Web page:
It was the twerk seen round the world — a 12-second video clip of a straight NYPD cop dancing with a Pride Parade reveler that quickly became a shining example of the department’s ever-improving relationship with the city’s LGBT community.
This Wednesday, that video will take center stage as the NYPD’s Gay Officers Action League posthumously honors the cop in that clip who recently died of a 9/11 related cancer.
Police Officer Michael Hance’s family will be in attendance when GOAL acknowledges the fallen cop with their Ally Award for his impromptu dance as he stood a post during the city’s 2015 Pride Parade.
The award will be given out at the 2017 NYPD Pride Celebration at 1 Police Plaza.
“People look at what he did and say, ‘OK it’s a (short) clip’ — but that video was viewed nearly 10 million times,” said GOAL president Brian Downey.
The NYPD’s Gay Officers Action League will honor the late Police Officer Michael Hance who recently died of a 9/11 related cancer.
“We’re so appreciative of the attention that was drawn by this one act of kindness.”
Hance died of 9/11 related cancer in March.
The 44-year-old cop, who worked out of the 111th Precinct station house in Bayside, Queens, was diagnosed with brain cancer in November after he fell in front of his home and complained of feeling dizzy, family members said.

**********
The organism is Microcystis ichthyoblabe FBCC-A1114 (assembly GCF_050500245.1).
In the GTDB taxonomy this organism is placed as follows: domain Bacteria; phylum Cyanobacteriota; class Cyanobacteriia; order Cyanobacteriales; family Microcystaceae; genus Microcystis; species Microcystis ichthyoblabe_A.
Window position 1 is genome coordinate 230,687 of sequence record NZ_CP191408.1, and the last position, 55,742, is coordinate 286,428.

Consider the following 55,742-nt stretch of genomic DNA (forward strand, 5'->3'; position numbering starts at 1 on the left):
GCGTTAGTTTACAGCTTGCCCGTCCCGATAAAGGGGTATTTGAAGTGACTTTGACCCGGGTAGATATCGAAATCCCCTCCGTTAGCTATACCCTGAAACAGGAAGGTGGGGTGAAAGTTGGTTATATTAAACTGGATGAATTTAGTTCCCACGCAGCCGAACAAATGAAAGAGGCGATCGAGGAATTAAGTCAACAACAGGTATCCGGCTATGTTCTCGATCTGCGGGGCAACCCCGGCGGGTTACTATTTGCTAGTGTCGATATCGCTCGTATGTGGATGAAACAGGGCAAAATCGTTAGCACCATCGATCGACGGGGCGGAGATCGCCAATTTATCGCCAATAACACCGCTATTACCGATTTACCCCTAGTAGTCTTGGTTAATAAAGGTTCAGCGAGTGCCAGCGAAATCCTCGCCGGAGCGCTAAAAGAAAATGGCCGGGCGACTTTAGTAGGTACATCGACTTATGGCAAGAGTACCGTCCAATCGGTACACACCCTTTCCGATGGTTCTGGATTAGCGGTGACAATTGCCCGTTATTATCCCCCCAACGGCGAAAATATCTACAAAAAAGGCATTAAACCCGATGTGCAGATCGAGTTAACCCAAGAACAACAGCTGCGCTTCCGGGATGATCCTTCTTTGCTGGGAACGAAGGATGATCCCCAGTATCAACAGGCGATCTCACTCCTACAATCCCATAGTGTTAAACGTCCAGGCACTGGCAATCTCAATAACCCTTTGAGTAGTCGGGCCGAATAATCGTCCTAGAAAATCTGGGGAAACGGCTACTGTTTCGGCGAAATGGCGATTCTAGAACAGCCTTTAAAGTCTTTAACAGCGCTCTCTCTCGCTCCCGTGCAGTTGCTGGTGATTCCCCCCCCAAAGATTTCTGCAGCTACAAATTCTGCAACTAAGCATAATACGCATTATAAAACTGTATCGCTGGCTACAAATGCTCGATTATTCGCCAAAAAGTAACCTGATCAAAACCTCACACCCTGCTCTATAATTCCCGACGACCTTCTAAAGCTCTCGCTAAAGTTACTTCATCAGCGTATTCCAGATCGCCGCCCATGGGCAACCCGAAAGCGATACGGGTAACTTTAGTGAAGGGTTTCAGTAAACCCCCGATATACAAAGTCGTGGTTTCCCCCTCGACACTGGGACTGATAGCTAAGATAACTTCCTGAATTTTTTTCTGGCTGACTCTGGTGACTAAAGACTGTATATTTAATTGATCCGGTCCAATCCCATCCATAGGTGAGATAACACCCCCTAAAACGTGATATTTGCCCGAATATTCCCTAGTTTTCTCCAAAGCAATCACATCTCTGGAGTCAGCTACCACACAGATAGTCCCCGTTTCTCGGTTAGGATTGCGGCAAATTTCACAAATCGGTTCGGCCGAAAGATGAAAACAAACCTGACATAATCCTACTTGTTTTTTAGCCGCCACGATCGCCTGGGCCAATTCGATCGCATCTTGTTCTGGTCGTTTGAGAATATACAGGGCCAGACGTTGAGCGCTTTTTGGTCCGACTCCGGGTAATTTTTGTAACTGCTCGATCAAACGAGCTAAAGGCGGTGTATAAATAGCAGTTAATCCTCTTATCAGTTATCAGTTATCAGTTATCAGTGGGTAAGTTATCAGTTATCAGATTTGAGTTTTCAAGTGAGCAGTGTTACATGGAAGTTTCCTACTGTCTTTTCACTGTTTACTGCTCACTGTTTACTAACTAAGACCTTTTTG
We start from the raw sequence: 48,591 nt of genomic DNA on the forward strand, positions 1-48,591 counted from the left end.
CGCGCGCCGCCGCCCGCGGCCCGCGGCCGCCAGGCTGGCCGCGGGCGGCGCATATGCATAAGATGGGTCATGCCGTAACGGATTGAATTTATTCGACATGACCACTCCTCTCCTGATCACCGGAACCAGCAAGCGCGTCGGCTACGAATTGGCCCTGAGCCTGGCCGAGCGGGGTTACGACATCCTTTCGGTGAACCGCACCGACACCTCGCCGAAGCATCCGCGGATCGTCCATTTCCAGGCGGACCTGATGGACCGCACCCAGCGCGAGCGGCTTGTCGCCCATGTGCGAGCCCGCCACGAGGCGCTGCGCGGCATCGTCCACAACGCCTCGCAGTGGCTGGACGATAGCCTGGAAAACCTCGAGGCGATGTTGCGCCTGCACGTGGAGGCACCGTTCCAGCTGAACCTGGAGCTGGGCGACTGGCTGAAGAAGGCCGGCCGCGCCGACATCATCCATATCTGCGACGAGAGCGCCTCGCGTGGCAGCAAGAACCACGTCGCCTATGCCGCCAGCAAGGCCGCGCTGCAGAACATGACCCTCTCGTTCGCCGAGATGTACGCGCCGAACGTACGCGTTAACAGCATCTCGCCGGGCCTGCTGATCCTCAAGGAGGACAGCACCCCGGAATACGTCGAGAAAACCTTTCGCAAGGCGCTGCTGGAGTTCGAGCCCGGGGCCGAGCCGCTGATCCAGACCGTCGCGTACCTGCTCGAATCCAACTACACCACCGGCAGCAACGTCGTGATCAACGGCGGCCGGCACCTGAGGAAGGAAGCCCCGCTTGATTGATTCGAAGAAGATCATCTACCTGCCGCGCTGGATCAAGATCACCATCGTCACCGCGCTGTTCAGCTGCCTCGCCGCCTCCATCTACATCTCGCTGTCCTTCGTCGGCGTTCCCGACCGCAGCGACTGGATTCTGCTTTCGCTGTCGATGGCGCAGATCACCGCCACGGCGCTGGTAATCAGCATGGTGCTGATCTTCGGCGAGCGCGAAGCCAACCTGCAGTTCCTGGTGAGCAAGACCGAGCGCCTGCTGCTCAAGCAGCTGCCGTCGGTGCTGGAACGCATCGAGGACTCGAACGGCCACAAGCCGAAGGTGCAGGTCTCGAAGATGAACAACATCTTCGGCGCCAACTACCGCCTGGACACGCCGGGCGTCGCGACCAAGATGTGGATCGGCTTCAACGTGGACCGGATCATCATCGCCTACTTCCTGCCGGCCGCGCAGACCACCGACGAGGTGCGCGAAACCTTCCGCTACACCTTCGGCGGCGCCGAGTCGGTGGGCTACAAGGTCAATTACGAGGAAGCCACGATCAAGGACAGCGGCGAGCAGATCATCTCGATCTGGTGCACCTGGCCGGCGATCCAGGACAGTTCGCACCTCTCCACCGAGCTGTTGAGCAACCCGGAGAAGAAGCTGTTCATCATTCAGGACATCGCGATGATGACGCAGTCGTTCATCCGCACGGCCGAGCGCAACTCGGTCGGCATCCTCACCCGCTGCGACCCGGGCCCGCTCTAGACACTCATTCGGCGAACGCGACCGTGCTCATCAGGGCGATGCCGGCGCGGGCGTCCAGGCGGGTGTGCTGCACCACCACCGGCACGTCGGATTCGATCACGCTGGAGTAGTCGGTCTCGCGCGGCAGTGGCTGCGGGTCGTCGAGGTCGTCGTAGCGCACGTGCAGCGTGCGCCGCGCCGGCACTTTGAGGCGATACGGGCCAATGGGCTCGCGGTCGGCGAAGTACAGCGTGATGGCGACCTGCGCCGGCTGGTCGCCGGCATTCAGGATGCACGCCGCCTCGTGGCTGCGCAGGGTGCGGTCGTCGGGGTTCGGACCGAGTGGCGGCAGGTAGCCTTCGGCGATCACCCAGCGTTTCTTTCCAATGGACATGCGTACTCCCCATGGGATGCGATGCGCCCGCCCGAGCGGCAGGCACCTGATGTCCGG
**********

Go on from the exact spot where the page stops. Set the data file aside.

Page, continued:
As he fought the disease, the cancer spread to his lungs, liver and chest.
A video will be showcased of the NYPD cop dancing during gay pride parade in New York City
The heterosexual Hance lifted the city’s spirits two years ago when a cell phone video that showed him dancing, on duty and in uniform, with reveler Aaron Santis at the Manhattan Pride Parade went viral.
Santis was marching with the Big Apple Softball League, an LGBT sports group, when he started dancing in front of Hance. The Queens cop quickly joined in and began grooving to the Michael Jackson’s “Don’t Stop’ Til You Get Enough.”
He then turned and started twerking while Santis was grinding behind him.
The video had been viewed 8.5 million times.
NYPD Police Officer Michael Hance died on March 12, 2017 after battling 9/11-related cancer.
In 12 seconds Hance showed the “true spirit of the police family,” Downey said. “That’s what 99.5% of cops are like.”
Downey hopes the award will bring attention to the fact that people are still dying under the shadow cast by the 9/11 terror attacks.
“People are still getting sick,” Downey said. “The attacks didn’t care about your sexual orientation, or race. They didn’t care if you were a cop or a firefighter. It was just pure evil.”
Hance, a resident of Bethpage, L.I., left behind daughters Kaitlyn, 12, and Jenna, 10.
Officer Hance gained notoriety after he was caught on camera dancing at the 2015 Gay Pride Parade.
At the time of his death, family members shrugged off all the attention the video had brought Hance, claiming that the hero cop — who was honored in 2005 for saving an infant who choked on a Lego — was a people person who liked a good party.
Attempts to reach Hance’s family were unsuccessful Saturday.
Other honorees receiving awards on Wednesday include NYPD Deputy Commissioner Cathleen Perez, who will also receive GOAL’s Ally Award and Andy Cohen, star of Bravo TV’s “Watch What Happens Live,” who will be the event’s keynote speaker and receive the group’s Visibility Award.”